Regrettably, I only joined a club, College Democrats, in senior year. I regret having waited that long to be more involved in the clubs on campus, especially because my senior year ended up being truncated due to COVID-19. NYU, like many colleges, hosts a Club Fest in both the fall and the spring, and trust me, there is no shortage of clubs to choose from, whether it’s political, athletic, improv, or food-related, etc. 

Of course, the college experience and New York City are two of the most overly-romanticized notions you may hear about. I still cried myself to sleep during those first few nights as I second-guessed my abilities to make friends. Yet, you are drawn to whatever city you end up in for a reason. You don’t have to figure it out right away. Find solace in your comfort mechanisms, like comedy is for me, and in the meantime, don’t be a passenger in your own life.


We encountered this sign outside of a restaurant (Gran Electrica) in Dumbo

Beginning your freshman year, I recommend you:

  • Do research about special dorming opportunities while selecting a dorm. Mine was the cheapest and we got to go see Br’dway shows for $10! (kudos if you get that reference)
  • Look for activities to do that are hosted by your school (after you cry a little bit because you’re overwhelmed and alone)
  • Get to know your roommates!
  • Have some adventures with said roommates. Even if it means accidentally ending up in Far Rockaway because you missed your subway stop. (I get lost nearly every day of my life; I call it sightseeing.)


By: Anna Matefy

Anna Matefy recently graduated from NYU with a Bachelor’s in Media, Culture, and Communication. She has been working in politics for the past few years, and wants to transition into a career in media entertainment/comedy. She will be attending NYU as a graduate student in Media beginning in 2021.


For over 20 years, the Campus Clipper has been offering awesome student discounts in NYC,  from the East Side to Greenwich Village. Along with inspiration, the company offers students a special coupon booklet and the Official Student Guide, which encourages them to discover new places in the city and save money on food, clothing, and services.  At the Campus Clipper, not only do we help our interns learn new skills, make money, and create wonderful e-books, we give them a platform to teach others. Check our website for more student savings and watch our YouTube video showing off some of New York City’s finest students during the Welcome Week of 2015.

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Plugging in with Good Intentions — Chapter 4: Music Mix

Monday, August 2nd, 2021

There’s no denying that music influences our mood and form of expression. Whether you’re a composer, performer, or a mere listener, music can be the perfect outlet to express creativity and let out emotions.

With technological advancements, we can listen to any song our heart desires with just a few clicks of a button.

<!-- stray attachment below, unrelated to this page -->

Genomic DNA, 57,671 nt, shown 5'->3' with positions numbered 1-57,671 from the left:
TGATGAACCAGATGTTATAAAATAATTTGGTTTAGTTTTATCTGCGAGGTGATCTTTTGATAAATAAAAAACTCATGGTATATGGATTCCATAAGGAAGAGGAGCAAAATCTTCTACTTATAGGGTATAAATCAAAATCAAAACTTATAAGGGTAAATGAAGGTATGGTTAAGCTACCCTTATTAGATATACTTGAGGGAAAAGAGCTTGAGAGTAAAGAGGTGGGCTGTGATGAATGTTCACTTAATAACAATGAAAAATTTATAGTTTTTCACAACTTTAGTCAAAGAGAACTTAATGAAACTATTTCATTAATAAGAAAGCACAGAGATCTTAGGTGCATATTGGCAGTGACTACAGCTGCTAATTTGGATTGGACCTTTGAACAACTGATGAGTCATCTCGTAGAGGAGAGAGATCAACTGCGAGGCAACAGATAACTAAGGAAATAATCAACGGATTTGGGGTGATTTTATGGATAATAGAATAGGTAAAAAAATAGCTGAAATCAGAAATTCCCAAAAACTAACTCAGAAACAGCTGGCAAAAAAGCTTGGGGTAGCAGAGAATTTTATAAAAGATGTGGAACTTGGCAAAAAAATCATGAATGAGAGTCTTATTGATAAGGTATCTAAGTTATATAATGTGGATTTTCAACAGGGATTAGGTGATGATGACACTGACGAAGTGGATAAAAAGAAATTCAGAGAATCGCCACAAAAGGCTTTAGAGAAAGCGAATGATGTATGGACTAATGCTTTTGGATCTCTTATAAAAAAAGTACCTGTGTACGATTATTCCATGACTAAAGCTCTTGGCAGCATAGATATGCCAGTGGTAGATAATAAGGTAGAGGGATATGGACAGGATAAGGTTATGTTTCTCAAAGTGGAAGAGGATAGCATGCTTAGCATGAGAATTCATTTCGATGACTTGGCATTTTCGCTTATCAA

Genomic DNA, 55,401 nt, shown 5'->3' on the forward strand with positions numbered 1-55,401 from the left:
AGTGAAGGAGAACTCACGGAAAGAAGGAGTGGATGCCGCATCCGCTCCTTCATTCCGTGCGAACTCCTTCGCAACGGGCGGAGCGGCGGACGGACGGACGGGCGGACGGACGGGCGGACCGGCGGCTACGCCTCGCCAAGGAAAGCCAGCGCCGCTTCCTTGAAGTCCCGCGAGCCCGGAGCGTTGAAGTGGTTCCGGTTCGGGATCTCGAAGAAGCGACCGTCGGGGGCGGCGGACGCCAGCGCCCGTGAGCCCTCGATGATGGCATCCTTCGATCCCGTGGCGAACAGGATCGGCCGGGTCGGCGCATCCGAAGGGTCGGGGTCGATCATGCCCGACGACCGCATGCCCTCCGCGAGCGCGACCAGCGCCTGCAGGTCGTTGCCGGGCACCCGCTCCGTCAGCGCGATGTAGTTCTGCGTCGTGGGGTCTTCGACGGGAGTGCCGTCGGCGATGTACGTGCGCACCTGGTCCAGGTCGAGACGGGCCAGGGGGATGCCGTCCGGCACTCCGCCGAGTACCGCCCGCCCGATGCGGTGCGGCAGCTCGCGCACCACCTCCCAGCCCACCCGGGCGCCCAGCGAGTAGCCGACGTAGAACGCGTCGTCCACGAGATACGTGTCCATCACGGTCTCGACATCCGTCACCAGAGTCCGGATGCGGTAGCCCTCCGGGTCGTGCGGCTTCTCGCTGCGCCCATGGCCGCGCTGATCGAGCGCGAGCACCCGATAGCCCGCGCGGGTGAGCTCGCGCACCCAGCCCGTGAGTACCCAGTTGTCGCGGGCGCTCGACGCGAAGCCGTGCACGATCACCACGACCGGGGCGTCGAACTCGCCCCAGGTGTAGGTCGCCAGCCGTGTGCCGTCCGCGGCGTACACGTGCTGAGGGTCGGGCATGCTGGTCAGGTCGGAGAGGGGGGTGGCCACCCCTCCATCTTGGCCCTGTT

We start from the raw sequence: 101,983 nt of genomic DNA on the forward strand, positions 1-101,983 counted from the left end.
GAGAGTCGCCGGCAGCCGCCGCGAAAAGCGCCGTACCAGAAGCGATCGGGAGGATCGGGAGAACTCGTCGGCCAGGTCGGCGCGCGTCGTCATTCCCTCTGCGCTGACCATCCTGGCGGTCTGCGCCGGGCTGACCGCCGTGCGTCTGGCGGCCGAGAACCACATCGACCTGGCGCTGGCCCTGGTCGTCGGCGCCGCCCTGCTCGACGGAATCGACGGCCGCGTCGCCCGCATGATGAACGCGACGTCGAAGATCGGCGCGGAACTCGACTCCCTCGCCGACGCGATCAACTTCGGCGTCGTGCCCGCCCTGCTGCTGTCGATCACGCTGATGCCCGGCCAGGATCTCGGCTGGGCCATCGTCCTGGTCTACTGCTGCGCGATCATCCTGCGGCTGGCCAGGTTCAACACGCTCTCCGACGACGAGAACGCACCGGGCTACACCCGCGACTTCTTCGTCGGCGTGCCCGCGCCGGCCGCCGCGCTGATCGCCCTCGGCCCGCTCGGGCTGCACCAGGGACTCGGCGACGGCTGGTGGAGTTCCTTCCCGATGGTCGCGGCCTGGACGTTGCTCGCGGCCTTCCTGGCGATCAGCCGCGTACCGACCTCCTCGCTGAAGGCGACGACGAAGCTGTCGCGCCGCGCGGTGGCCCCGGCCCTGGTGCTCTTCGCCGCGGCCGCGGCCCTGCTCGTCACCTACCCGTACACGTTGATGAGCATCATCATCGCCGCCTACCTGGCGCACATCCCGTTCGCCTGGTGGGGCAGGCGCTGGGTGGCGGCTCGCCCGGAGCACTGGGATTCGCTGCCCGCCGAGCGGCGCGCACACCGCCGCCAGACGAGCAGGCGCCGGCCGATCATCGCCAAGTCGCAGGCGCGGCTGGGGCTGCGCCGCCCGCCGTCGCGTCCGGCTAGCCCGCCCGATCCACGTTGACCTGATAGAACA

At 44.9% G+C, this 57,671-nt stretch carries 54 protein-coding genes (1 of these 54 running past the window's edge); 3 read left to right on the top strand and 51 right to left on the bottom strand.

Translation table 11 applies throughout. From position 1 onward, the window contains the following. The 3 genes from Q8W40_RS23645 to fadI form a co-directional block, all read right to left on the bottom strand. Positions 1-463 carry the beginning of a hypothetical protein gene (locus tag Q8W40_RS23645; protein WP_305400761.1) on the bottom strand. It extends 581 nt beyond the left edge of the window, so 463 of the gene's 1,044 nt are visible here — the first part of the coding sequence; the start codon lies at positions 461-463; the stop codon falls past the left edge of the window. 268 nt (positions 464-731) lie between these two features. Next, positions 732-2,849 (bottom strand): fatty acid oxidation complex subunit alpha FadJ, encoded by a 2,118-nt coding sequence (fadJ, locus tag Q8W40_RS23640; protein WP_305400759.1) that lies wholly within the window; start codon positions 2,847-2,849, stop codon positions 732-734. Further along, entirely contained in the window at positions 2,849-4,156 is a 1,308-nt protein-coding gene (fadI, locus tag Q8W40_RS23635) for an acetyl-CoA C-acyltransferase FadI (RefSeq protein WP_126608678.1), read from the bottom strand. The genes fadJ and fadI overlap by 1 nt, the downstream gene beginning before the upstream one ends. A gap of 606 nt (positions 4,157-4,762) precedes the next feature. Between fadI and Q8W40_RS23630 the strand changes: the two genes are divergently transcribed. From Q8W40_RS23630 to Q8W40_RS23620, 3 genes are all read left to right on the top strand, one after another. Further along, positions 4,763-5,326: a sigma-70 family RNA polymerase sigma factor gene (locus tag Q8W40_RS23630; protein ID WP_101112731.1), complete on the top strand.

Sometimes we need a distraction or boost to our everyday lives. For me, I think of music as an abstract companion. As long as I have a device that can connect to music, I know that I can depend on it to be there for me. I never go about my day without listening to some form of music. Even if it’s a busy day, I’m sure my ears will end up hearing a tune from a commercial or the radio playing from my neighbor.  


Back in third grade, my school required us to learn how to play the recorder. I became so fond of it that I made my parents purchase my own recorder instead of renting it out from school. It also helped that we were told that we would be rewarded with colored ribbons each time we mastered a song. This incentive definitely pushed me into trying my best and advancing my skills. I would say this was the point where music became a bigger part of my life. 

Once I reached fourth grade, middle school band teachers were brought in to introduce us to the other instruments that we could learn to play. At this point, it wasn’t mandatory to learn another instrument nor play the recorder. Still, I chose to learn how to play the flute and went on to perform in numerous school concerts. Along with playing in the middle school band, I played for the all-city band that was made up of students from different middle schools in Quincy, MA. From making new friends to developing music skills, I owe it to my younger self for sparking my appreciation and enjoyment of music.


Maybe you’re not a big fan of music. Yet, let’s look at the wide range of benefits that music brings to our lives. 

1. Mood Matcher

  • Music platforms such as Spotify and Apple Music are perfect for discovering new music and creating playlists tailored to your mood. From songs to sing while in the shower to crying in the rain, the search for new music never has to end. 

2. Mental Health

3. Social Connections

  • Music can easily be shared with others via the Internet. From individual songs to packed playlists, you can find people who have similar music tastes. 

4. Cognitive Boost

  • Listening to music can block outside noises and improve your concentration.

5. Increase workout endurance

  • High tempo tracks can help boost physical activities. By blocking out distractions, you can focus on building strength and endurance.